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Schneiderman joins Higgins to announce co-sponsorship of Smartphone Theft Prevention Act in U.S. House of Representatives

by jmaloni


Mon, Mar 31st 2014 09:30 am

Smartphone Theft Prevention Act would require smartphone makers to install kill switches that let consumers remotely delete data from stolen phones and render devices useless to thieves 

Tonawanda Town Supervisor Anthony Caruana and Tonawanda Police Chief Anthony Palombo Join "Secure Our Smartphones" (S.O.S.) initiative

Attorney General Eric T. Schneiderman was joined Saturday by Buffalo Congressman Brian Higgins, Tonawanda Town Supervisor Anthony Caruana and Tonawanda Police Chief Anthony Palombo at the Tonawanda Police Department to announce Higgins' sponsorship of a bill - recently proposed in the U.S. House of Representatives - that would require a kill switch on smartphones to deter thieves and help end the violent epidemic of smartphone thefts.

Schneiderman also announced Caruana and Palombo joined the "Secure Our Smartphones (S.O.S.)" initiative, an international coalition of prosecutors, police chiefs, attorneys general, public officials and consumer activists working to encourage the smartphone industry to implement meaningful solutions to stop the epidemic known as "Apple Picking" - the theft of popular mobile communications devices such as smartphones and tablets. 

"The 'Secure Our Smartphones' initiative has called on cell phone carriers and manufacturers to implement the technology necessary to put a stop to the growing issue of violent smartphone thefts," Schneiderman said. "I commend Congressman Higgins for his support and co-sponsorship of this revolutionary legislation that would require cell phone companies to finally put the safety of their customers above their bottom line. I also want to thank Supervisor Caruana and Chief Palombo for joining the initiative, and for their commitment to the safety and well-being of local families."

"Cell phone thefts cost consumers as a whole more than $30 billion a year, are a drain on valuable law enforcement resources, and are driven by a thriving underground resale market," Higgins said. "By removing rapid turnaround value, we create a barrier that helps to reduce the threat to personal data and the incentive for the crime to happen in the first place."

"The attorney general understands that keeping people safe in the communities we represent is vitally important," Caruana said. "Smartphone theft is on the rise across the state of New York, and I'm proud to announce that I have joined the attorney general's 'Secure Our Smartphones' coalition. I also want to thank Congressman Higgins for cosponsoring the Smartphone Theft Prevention Act."

"By working to raise awareness of this type of crime now, we will hopefully be able to prevent future thefts from occurring," Palombo said. "I want to thank Attorney General Schneiderman for making law enforcement a part of this coalition, and I urge the public to remember that smartphones are property that criminals may be looking for."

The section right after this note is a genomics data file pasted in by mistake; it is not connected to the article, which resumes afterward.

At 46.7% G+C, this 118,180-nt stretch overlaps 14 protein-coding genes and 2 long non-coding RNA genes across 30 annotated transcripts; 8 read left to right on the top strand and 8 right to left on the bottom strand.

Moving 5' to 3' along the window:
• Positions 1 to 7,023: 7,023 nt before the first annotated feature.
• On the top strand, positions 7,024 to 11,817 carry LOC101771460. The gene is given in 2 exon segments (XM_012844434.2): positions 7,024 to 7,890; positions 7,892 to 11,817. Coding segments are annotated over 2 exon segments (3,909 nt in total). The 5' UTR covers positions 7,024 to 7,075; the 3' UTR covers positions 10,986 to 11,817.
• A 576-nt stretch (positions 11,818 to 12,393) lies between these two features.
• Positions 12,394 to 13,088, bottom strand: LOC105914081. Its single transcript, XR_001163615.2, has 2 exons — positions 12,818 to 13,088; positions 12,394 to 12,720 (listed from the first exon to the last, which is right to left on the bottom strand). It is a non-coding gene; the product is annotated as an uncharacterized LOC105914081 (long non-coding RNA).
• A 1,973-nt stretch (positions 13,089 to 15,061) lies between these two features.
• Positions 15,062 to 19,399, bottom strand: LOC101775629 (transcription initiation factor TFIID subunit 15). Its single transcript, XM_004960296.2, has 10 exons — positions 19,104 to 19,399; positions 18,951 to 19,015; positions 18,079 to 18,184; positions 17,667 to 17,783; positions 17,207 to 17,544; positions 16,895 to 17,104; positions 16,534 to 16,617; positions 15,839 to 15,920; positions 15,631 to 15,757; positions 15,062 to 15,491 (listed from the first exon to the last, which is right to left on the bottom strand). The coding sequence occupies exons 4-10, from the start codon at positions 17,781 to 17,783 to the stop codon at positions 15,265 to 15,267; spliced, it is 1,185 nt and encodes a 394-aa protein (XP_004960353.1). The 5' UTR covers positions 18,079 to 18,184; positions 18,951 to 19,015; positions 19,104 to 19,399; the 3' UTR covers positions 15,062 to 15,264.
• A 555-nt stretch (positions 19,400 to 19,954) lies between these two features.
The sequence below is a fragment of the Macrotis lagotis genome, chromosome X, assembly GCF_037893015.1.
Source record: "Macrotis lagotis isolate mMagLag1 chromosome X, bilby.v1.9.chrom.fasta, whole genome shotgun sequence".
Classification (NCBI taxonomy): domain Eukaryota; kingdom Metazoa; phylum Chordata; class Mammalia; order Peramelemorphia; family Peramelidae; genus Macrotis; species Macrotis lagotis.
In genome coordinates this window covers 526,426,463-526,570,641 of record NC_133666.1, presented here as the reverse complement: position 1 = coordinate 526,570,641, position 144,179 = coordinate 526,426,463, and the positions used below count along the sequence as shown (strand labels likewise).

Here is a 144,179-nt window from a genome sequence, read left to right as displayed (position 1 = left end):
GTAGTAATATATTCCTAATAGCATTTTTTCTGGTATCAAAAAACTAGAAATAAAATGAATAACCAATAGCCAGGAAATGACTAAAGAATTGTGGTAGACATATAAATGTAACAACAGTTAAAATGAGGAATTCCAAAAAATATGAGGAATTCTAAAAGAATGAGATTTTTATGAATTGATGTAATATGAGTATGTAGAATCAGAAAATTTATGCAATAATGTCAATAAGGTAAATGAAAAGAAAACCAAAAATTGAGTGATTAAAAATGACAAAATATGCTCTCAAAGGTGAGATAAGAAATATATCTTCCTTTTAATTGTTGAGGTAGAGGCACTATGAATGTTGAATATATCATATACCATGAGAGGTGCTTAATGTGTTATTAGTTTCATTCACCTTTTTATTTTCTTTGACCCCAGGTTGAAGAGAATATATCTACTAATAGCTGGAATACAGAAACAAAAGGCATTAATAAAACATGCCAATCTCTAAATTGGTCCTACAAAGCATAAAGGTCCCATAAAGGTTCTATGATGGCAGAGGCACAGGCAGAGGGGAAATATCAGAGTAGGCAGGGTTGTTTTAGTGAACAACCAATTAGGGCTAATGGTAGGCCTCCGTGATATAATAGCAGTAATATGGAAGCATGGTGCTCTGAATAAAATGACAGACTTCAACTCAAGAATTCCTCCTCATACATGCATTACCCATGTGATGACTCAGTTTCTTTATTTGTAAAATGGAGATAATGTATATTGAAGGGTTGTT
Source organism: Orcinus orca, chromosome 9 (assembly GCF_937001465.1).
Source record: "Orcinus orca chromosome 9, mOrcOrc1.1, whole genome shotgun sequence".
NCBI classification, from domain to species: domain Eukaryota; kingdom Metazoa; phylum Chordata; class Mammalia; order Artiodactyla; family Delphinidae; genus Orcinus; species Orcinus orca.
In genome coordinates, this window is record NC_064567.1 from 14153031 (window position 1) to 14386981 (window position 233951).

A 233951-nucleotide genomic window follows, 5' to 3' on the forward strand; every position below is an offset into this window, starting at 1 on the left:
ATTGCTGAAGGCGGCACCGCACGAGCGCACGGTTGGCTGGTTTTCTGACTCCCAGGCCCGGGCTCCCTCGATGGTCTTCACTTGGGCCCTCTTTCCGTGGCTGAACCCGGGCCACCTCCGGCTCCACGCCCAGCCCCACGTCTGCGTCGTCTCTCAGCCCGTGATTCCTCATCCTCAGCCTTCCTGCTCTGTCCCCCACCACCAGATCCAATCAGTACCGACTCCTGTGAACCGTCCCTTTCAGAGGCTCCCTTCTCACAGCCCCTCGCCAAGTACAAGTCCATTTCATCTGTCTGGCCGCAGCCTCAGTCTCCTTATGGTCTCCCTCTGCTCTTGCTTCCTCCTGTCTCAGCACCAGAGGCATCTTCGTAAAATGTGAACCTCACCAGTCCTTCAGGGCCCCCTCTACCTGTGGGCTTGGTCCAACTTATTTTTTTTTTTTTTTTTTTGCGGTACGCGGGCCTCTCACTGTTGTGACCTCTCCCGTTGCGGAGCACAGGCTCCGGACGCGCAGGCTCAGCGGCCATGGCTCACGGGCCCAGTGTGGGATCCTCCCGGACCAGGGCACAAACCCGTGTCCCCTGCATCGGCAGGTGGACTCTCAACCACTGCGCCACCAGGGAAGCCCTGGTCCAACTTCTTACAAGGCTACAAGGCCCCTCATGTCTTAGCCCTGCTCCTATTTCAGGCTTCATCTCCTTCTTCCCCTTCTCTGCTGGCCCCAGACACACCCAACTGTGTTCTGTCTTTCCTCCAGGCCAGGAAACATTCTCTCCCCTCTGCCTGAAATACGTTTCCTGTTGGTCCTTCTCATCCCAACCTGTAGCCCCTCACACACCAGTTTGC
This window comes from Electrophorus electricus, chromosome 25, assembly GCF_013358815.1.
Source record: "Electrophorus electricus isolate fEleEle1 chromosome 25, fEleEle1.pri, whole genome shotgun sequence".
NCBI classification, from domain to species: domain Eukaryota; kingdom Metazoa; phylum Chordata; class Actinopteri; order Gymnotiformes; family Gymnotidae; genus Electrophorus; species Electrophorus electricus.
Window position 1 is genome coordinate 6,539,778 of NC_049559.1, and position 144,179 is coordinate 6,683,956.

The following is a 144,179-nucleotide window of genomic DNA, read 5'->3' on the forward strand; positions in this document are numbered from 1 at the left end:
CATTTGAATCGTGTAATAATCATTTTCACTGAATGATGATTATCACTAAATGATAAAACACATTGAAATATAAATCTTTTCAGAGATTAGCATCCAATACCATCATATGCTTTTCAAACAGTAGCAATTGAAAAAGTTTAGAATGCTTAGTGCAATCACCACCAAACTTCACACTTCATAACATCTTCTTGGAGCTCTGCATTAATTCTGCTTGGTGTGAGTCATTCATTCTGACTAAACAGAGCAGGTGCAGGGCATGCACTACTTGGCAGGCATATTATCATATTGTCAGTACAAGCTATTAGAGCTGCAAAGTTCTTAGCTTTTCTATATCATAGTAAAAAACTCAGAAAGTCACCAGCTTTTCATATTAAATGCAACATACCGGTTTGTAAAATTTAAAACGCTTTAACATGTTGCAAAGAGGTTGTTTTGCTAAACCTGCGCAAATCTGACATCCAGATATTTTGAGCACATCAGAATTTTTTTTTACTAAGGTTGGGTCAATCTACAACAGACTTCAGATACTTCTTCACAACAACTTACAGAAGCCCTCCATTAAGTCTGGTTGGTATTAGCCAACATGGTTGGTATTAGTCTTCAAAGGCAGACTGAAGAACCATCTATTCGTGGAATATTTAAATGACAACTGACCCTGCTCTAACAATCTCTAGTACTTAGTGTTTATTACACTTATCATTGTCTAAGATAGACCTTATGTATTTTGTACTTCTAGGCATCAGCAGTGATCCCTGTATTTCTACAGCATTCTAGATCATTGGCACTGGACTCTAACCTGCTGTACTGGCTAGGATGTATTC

Even as most types of property crime are falling, in communities across the U.S. and the United Kingdom, the theft of smartphones has spiked dramatically. In the U.S., one in three thefts involves a mobile communications device. Consumer Reports estimates 1.6 million Americans were victimized by smartphone thieves in 2012. 

Last year, 50 percent of robberies in San Francisco targeted such a device. In New York City, the number was 20 percent, a 40 percent increase from the year before. In London, although crime overall is falling, offenses such as pickpocketing and bag snatches have risen by more than 15 percent this year. This is mainly driven by the theft of phones, with some 10,000 handsets stolen in the city every month. 

The A.G. said street-level thieves feed a massive global marketplace for stolen phones that is too large or lucrative for any single community to stop. Mobile devices reported stolen in the U.S. and no longer able to access domestic cell networks can be reactivated to work in foreign countries.

Launched early last year, the "S.O.S." initiative is an international coalition of prosecutors, police chiefs, state and city comptrollers, and public safety activists co-chaired by Schneiderman, San Francisco District Attorney George Gasc√≥n and London Mayor Boris Johnson. Members of the initiative are committed to pressing the industry to find an effective way to combat the rise of often-violent robberies involving smartphones. 

For more information, visit the San Francisco district attorney's website, the New York state attorney general's website or the London mayor's website

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